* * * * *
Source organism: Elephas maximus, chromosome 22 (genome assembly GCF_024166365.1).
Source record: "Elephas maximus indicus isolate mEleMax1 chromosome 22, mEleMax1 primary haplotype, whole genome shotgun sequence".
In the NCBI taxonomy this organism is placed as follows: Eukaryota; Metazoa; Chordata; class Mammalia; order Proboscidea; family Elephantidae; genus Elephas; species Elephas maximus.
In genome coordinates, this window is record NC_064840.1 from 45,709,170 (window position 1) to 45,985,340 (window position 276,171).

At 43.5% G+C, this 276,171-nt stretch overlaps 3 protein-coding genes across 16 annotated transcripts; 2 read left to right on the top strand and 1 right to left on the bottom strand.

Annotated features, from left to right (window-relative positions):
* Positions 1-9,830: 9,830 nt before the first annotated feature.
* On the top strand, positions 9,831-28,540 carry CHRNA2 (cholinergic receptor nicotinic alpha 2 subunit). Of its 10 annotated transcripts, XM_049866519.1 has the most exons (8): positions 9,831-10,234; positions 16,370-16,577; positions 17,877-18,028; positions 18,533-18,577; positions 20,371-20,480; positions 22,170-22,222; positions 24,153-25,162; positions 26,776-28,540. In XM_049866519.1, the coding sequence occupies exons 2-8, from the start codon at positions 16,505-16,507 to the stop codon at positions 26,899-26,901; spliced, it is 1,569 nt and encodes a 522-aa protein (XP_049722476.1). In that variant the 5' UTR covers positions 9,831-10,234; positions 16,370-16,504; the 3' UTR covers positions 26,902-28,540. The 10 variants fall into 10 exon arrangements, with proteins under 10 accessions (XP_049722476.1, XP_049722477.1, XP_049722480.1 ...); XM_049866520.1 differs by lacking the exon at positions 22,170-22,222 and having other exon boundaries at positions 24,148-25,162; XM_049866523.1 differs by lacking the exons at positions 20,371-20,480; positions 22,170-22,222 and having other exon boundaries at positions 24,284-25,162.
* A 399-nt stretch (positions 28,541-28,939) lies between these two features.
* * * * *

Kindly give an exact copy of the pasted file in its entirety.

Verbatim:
Source organism: Elephas maximus, chromosome 22 (genome assembly GCF_024166365.1).
Source record: "Elephas maximus indicus isolate mEleMax1 chromosome 22, mEleMax1 primary haplotype, whole genome shotgun sequence".
In the NCBI taxonomy this organism is placed as follows: Eukaryota; Metazoa; Chordata; class Mammalia; order Proboscidea; family Elephantidae; genus Elephas; species Elephas maximus.
In genome coordinates, this window is record NC_064840.1 from 45,709,170 (window position 1) to 45,985,340 (window position 276,171).

At 43.5% G+C, this 276,171-nt stretch overlaps 3 protein-coding genes across 16 annotated transcripts; 2 read left to right on the top strand and 1 right to left on the bottom strand.

Annotated features, from left to right (window-relative positions):
* Positions 1-9,830: 9,830 nt before the first annotated feature.
* On the top strand, positions 9,831-28,540 carry CHRNA2 (cholinergic receptor nicotinic alpha 2 subunit). Of its 10 annotated transcripts, XM_049866519.1 has the most exons (8): positions 9,831-10,234; positions 16,370-16,577; positions 17,877-18,028; positions 18,533-18,577; positions 20,371-20,480; positions 22,170-22,222; positions 24,153-25,162; positions 26,776-28,540. In XM_049866519.1, the coding sequence occupies exons 2-8, from the start codon at positions 16,505-16,507 to the stop codon at positions 26,899-26,901; spliced, it is 1,569 nt and encodes a 522-aa protein (XP_049722476.1). In that variant the 5' UTR covers positions 9,831-10,234; positions 16,370-16,504; the 3' UTR covers positions 26,902-28,540. The 10 variants fall into 10 exon arrangements, with proteins under 10 accessions (XP_049722476.1, XP_049722477.1, XP_049722480.1 ...); XM_049866520.1 differs by lacking the exon at positions 22,170-22,222 and having other exon boundaries at positions 24,148-25,162; XM_049866523.1 differs by lacking the exons at positions 20,371-20,480; positions 22,170-22,222 and having other exon boundaries at positions 24,284-25,162.
* A 399-nt stretch (positions 28,541-28,939) lies between these two features.